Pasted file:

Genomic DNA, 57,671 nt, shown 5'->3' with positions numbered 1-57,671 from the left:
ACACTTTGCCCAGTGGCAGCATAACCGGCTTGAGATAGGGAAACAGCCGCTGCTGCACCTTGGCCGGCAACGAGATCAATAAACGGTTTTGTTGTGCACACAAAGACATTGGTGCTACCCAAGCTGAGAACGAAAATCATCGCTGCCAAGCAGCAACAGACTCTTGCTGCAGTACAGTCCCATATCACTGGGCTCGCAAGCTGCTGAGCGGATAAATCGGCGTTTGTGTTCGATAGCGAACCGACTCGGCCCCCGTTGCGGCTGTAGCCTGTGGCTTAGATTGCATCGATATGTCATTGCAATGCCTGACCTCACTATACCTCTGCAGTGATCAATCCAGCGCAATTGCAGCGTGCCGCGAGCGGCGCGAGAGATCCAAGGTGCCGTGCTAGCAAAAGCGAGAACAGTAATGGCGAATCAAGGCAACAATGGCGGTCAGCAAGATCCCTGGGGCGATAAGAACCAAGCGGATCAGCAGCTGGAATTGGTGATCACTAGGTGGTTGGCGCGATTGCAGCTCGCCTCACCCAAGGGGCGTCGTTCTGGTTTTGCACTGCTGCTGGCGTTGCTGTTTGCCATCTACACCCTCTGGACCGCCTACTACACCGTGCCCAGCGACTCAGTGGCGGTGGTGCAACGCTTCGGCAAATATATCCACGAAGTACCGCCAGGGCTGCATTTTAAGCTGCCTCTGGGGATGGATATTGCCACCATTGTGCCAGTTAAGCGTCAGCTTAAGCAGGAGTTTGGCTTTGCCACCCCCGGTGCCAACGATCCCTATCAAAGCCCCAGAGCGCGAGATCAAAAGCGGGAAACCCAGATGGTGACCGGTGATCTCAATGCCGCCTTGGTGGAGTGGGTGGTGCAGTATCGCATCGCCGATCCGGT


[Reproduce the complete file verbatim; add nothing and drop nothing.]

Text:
Genomic DNA, 57,671 nt, shown 5'->3' with positions numbered 1-57,671 from the left:
ACACTTTGCCCAGTGGCAGCATAACCGGCTTGAGATAGGGAAACAGCCGCTGCTGCACCTTGGCCGGCAACGAGATCAATAAACGGTTTTGTTGTGCACACAAAGACATTGGTGCTACCCAAGCTGAGAACGAAAATCATCGCTGCCAAGCAGCAACAGACTCTTGCTGCAGTACAGTCCCATATCACTGGGCTCGCAAGCTGCTGAGCGGATAAATCGGCGTTTGTGTTCGATAGCGAACCGACTCGGCCCCCGTTGCGGCTGTAGCCTGTGGCTTAGATTGCATCGATATGTCATTGCAATGCCTGACCTCACTATACCTCTGCAGTGATCAATCCAGCGCAATTGCAGCGTGCCGCGAGCGGCGCGAGAGATCCAAGGTGCCGTGCTAGCAAAAGCGAGAACAGTAATGGCGAATCAAGGCAACAATGGCGGTCAGCAAGATCCCTGGGGCGATAAGAACCAAGCGGATCAGCAGCTGGAATTGGTGATCACTAGGTGGTTGGCGCGATTGCAGCTCGCCTCACCCAAGGGGCGTCGTTCTGGTTTTGCACTGCTGCTGGCGTTGCTGTTTGCCATCTACACCCTCTGGACCGCCTACTACACCGTGCCCAGCGACTCAGTGGCGGTGGTGCAACGCTTCGGCAAATATATCCACGAAGTACCGCCAGGGCTGCATTTTAAGCTGCCTCTGGGGATGGATATTGCCACCATTGTGCCAGTTAAGCGTCAGCTTAAGCAGGAGTTTGGCTTTGCCACCCCCGGTGCCAACGATCCCTATCAAAGCCCCAGAGCGCGAGATCAAAAGCGGGAAACCCAGATGGTGACCGGTGATCTCAATGCCGCCTTGGTGGAGTGGGTGGTGCAGTATCGCATCGCCGATCCGGT